What is Fluency? - Part VI - Cultural Fluency

Camel riders

Continuing our series on What is Fluency?, let's now move on to an important - and oft overlooked - aspect of total fluency: cultural fluency. Cultural fluency is the ability to work naturally within the context of a given culture, picking up on key references and shared experiences.

A key component of cultural fluency is knowledge of references to key texts, films, songs, and events. If I say, Over the river and through the woods… or To be or not to be…, that's all I need to mention for most English speakers to get the references to Little Red Riding Hood and Hamlet respectively. With just a few words, I can then conjure up an entire host of images and emotions associated with the narratives I'm referencing. If you do not know these narratives, however, you will not understand either the phrases I'm using or their cultural context.

A lot of people mistakenly believe they simply need to develop more vocabulary to understand more in a language. I have known people who have developed structural and ritual fluency, and had large vocabularies, but constantly felt confused and out of place. What they were lacking was cultural fluency. When you start to pay attention to it, references to shared cultural information are a dime a dozen. In English, everything from Shakespeare to Dr. Seuss comes up in speech, news, movies, and other narratives all the time. The equivalent is true in other languages. Language learners often possess enough vocabulary, but are lacking these references.

Cultural fluency is about shared experience, and doesn't have to include only those works of literature, film, or music that are native to the culture itself. The film Gladiator is popular in North Africa, for example - this is still “valid” shared cultural experience, even though it was filmed in English. Anything that is shared is fair game.

Cultural fluency includes knowledge of not just films, books, and songs, but also other shared experiences. What is the school system like? What is taught in school? What do children learn about the history of their own country and the history of other countries? Of course, festivals and national holidays are also really important. If you can take part in these - even once - it gives you a comfort with the culture and also a shared experience you can use to connect with speakers. I participated once in Réttir, the annual sheep-counting festival in Iceland. Though I'd heard all about it before, actually experiencing it is different.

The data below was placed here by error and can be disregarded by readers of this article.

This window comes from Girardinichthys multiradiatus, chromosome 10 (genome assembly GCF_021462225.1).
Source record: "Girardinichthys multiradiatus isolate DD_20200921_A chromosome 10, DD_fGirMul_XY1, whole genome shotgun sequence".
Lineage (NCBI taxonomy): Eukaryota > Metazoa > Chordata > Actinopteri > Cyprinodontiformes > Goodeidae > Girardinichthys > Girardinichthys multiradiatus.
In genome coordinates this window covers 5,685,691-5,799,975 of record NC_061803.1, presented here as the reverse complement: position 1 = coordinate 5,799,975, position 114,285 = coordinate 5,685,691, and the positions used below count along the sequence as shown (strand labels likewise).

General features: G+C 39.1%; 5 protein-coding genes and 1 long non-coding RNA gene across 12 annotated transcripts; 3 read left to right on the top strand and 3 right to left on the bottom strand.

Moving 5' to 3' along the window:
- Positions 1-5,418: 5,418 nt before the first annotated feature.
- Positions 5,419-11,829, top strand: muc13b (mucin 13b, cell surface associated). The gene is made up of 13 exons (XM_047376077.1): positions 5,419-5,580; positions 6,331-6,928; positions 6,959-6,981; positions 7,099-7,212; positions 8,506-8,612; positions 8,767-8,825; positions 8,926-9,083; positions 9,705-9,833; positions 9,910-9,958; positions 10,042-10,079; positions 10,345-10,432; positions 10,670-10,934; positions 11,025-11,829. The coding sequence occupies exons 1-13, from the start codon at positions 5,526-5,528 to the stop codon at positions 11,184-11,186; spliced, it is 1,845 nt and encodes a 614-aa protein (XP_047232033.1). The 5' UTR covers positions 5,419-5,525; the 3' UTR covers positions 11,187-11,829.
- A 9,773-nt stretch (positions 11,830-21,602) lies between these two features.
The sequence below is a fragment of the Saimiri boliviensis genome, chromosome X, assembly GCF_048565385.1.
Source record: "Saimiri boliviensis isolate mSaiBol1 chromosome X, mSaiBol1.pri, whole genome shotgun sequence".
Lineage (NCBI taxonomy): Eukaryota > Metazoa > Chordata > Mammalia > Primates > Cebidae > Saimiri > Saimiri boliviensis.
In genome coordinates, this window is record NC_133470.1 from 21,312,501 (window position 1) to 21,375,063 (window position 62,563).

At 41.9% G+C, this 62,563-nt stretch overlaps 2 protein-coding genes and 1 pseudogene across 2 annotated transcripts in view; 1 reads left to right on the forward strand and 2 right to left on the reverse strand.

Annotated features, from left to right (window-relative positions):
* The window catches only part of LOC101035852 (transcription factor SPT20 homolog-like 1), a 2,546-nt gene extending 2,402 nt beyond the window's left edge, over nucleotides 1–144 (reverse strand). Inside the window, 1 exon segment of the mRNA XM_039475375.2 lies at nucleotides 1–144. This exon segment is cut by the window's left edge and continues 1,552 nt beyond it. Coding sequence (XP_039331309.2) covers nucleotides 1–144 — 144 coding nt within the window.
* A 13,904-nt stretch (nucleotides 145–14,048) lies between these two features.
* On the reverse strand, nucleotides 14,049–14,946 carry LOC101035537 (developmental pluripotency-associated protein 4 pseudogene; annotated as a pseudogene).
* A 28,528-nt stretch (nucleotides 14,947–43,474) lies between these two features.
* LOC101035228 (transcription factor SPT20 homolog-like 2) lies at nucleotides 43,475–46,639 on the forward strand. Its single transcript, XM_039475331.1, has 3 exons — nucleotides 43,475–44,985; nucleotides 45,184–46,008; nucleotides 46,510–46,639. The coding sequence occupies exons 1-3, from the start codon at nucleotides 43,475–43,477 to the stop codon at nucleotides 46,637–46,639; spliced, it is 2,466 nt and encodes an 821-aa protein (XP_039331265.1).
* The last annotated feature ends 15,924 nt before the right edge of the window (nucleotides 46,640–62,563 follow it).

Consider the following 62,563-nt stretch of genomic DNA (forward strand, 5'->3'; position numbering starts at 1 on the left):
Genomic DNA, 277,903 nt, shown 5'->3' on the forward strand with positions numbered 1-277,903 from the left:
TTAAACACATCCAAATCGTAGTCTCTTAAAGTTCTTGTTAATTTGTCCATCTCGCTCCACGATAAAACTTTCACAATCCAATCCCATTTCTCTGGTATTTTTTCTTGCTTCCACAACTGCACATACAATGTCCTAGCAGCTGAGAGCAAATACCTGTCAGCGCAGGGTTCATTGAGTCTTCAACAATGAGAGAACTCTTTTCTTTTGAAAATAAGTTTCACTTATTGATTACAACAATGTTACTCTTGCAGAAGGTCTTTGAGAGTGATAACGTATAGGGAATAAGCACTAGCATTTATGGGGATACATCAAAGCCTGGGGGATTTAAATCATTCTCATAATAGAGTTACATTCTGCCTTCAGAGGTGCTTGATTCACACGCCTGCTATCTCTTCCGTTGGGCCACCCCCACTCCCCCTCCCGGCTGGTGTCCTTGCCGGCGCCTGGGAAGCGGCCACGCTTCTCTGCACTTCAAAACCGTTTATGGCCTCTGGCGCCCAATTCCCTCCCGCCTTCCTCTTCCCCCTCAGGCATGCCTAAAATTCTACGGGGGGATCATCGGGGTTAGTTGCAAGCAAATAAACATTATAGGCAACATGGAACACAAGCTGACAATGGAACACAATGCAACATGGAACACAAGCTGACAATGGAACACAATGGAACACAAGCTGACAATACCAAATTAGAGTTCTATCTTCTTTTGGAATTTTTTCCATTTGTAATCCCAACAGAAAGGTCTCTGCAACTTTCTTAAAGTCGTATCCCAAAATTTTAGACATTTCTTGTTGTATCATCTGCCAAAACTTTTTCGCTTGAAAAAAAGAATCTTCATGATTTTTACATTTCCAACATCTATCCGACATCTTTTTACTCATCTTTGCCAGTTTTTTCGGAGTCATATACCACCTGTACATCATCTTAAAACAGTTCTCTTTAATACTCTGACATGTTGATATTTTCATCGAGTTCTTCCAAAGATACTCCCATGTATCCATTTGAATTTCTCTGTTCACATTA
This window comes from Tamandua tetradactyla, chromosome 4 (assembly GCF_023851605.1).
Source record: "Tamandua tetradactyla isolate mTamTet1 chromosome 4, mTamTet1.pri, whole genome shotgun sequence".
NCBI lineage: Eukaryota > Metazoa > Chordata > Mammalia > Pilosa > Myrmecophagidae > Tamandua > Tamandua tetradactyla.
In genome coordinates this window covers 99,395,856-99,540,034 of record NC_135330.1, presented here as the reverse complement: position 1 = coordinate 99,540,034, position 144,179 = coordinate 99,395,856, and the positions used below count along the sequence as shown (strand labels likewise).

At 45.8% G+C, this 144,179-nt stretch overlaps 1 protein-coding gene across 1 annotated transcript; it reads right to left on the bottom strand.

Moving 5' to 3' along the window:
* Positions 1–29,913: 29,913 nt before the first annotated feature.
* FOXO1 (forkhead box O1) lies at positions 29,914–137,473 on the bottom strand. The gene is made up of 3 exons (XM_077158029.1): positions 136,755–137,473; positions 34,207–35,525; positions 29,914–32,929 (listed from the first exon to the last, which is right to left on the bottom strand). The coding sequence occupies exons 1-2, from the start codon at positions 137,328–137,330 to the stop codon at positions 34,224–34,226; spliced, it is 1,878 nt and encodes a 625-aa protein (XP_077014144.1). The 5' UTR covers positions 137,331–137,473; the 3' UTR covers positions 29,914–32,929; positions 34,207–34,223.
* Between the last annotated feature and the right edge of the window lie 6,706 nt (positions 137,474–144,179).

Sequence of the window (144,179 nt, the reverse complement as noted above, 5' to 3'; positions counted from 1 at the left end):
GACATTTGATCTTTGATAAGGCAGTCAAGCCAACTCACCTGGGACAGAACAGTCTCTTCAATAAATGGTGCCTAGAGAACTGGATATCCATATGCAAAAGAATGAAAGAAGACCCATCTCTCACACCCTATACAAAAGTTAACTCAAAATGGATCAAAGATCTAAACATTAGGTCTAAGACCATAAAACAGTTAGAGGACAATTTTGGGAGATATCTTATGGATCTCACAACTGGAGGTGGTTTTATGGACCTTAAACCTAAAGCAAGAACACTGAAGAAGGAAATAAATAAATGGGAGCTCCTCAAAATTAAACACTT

Another important component of cultural fluency is humor. Taking another Icelandic example, I remember showing my family a clip of an Icelandic comedy sketch, which I found absolutely hilarious and thought they would enjoy. After watching it, they simply stared at me, as though concerned for my sanity. A few years before, I might also have found nothing funny in the same clip. Humor is one of the more challenging aspects to translate in any language. The sensibility may be completely different, and so much of comedy relies on references to cultural events and shared experience. As such, comedy can be a great indicator of what references are important to learn within a culture.

The great thing about cultural fluency is that it is really fun to gain. If you have an appreciation for the culture already, then you are going to be reading stories, watching movies and television, listening to music, and participating - as best you can - in a variety of cultural events. In the next post, we'll explore some specific strategies for developing cultural fluency.

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